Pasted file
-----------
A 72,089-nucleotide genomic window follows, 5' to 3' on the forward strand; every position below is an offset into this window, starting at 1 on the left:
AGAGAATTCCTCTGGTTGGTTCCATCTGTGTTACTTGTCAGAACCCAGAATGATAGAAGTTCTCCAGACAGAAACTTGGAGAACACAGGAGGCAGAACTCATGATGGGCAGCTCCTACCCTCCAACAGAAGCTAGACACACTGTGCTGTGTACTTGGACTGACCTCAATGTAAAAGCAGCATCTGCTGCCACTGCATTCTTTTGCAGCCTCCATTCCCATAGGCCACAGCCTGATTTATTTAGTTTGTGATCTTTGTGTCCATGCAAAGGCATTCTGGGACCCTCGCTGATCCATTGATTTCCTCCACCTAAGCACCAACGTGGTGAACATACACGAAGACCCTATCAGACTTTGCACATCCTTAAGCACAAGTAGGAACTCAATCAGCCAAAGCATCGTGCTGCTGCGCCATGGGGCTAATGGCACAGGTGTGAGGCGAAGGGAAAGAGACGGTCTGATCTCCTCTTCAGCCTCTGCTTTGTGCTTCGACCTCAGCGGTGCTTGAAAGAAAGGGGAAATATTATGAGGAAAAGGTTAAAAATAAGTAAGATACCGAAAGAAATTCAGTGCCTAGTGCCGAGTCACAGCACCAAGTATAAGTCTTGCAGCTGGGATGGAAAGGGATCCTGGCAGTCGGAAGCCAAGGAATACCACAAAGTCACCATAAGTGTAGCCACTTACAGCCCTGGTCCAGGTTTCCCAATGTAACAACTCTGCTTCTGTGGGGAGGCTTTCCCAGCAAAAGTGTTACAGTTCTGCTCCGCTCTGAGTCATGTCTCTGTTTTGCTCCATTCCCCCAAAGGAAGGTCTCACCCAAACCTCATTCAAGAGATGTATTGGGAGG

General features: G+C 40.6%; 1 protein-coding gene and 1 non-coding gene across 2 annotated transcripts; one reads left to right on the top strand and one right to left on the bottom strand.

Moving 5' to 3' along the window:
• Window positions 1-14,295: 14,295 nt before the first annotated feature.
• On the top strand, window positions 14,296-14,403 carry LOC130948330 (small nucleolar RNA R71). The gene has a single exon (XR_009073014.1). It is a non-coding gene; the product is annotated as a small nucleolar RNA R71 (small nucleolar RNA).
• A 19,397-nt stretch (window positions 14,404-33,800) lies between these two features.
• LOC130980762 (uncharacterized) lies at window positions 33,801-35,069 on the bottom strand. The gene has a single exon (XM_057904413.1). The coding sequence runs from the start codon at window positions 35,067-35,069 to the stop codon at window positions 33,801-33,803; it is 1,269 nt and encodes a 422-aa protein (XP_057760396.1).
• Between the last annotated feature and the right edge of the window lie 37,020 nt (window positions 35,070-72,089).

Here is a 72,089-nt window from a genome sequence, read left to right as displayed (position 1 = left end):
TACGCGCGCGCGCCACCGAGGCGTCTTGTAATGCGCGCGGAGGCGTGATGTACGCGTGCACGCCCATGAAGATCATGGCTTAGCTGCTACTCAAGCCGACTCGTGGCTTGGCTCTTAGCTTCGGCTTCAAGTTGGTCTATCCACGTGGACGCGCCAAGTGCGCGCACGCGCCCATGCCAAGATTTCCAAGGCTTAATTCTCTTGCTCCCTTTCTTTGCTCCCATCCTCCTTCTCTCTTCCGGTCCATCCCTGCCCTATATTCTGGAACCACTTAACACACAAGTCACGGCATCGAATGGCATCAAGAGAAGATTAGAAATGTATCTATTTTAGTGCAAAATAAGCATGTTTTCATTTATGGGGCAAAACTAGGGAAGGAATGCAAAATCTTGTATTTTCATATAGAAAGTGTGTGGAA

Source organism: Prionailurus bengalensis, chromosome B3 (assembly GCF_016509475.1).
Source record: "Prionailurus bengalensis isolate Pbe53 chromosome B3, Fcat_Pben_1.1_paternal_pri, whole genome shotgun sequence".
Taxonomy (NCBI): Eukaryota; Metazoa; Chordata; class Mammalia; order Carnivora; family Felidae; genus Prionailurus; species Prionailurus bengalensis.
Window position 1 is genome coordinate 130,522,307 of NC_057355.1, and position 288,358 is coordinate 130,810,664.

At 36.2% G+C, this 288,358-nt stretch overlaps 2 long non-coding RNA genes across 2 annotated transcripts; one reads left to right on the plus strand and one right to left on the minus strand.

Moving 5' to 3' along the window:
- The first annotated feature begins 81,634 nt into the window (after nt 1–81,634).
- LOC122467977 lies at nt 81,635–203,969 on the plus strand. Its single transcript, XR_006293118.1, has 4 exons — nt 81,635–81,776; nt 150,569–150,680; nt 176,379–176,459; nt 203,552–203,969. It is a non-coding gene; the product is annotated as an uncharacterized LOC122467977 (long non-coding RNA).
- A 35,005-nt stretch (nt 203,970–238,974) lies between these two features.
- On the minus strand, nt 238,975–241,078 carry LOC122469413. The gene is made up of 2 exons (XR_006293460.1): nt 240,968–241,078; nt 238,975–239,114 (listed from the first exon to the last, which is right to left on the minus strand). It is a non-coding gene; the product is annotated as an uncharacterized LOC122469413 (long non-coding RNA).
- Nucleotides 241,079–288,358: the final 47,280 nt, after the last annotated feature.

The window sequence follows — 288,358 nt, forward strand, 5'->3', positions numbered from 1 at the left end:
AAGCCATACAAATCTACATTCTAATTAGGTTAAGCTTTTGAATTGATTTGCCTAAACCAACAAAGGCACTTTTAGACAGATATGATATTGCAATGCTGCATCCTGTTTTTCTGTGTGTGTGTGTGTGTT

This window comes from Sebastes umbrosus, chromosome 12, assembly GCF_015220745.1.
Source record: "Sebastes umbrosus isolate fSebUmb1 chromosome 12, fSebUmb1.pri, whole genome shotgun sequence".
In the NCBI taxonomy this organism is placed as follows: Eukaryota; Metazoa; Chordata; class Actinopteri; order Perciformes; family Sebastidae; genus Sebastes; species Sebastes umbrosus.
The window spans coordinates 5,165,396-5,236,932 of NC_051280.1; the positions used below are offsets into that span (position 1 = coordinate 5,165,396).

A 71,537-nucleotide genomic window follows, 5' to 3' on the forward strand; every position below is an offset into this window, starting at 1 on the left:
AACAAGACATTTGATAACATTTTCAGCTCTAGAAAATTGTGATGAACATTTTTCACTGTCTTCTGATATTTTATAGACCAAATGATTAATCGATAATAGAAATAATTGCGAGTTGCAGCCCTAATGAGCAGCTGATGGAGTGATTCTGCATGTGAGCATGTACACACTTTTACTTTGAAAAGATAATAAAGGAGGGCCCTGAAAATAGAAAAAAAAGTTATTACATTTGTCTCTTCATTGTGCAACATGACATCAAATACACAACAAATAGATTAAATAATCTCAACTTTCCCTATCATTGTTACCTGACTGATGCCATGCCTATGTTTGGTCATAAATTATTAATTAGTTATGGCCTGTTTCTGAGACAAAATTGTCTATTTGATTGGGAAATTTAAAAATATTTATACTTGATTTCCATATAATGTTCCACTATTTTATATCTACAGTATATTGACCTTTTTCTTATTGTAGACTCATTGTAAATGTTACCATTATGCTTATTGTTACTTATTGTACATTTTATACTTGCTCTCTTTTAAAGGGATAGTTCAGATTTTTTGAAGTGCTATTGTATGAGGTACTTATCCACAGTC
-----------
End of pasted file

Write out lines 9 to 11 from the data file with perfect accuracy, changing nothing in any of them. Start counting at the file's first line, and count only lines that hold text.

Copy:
• Between the last annotated feature and the right edge of the window lie 37,020 nt (window positions 35,070-72,089).

Here is a 72,089-nt window from a genome sequence, read left to right as displayed (position 1 = left end):
TACGCGCGCGCGCCACCGAGGCGTCTTGTAATGCGCGCGGAGGCGTGATGTACGCGTGCACGCCCATGAAGATCATGGCTTAGCTGCTACTCAAGCCGACTCGTGGCTTGGCTCTTAGCTTCGGCTTCAAGTTGGTCTATCCACGTGGACGCGCCAAGTGCGCGCACGCGCCCATGCCAAGATTTCCAAGGCTTAATTCTCTTGCTCCCTTTCTTTGCTCCCATCCTCCTTCTCTCTTCCGGTCCATCCCTGCCCTATATTCTGGAACCACTTAACACACAAGTCACGGCATCGAATGGCATCAAGAGAAGATTAGAAATGTATCTATTTTAGTGCAAAATAAGCATGTTTTCATTTATGGGGCAAAACTAGGGAAGGAATGCAAAATCTTGTATTTTCATATAGAAAGTGTGTGGAA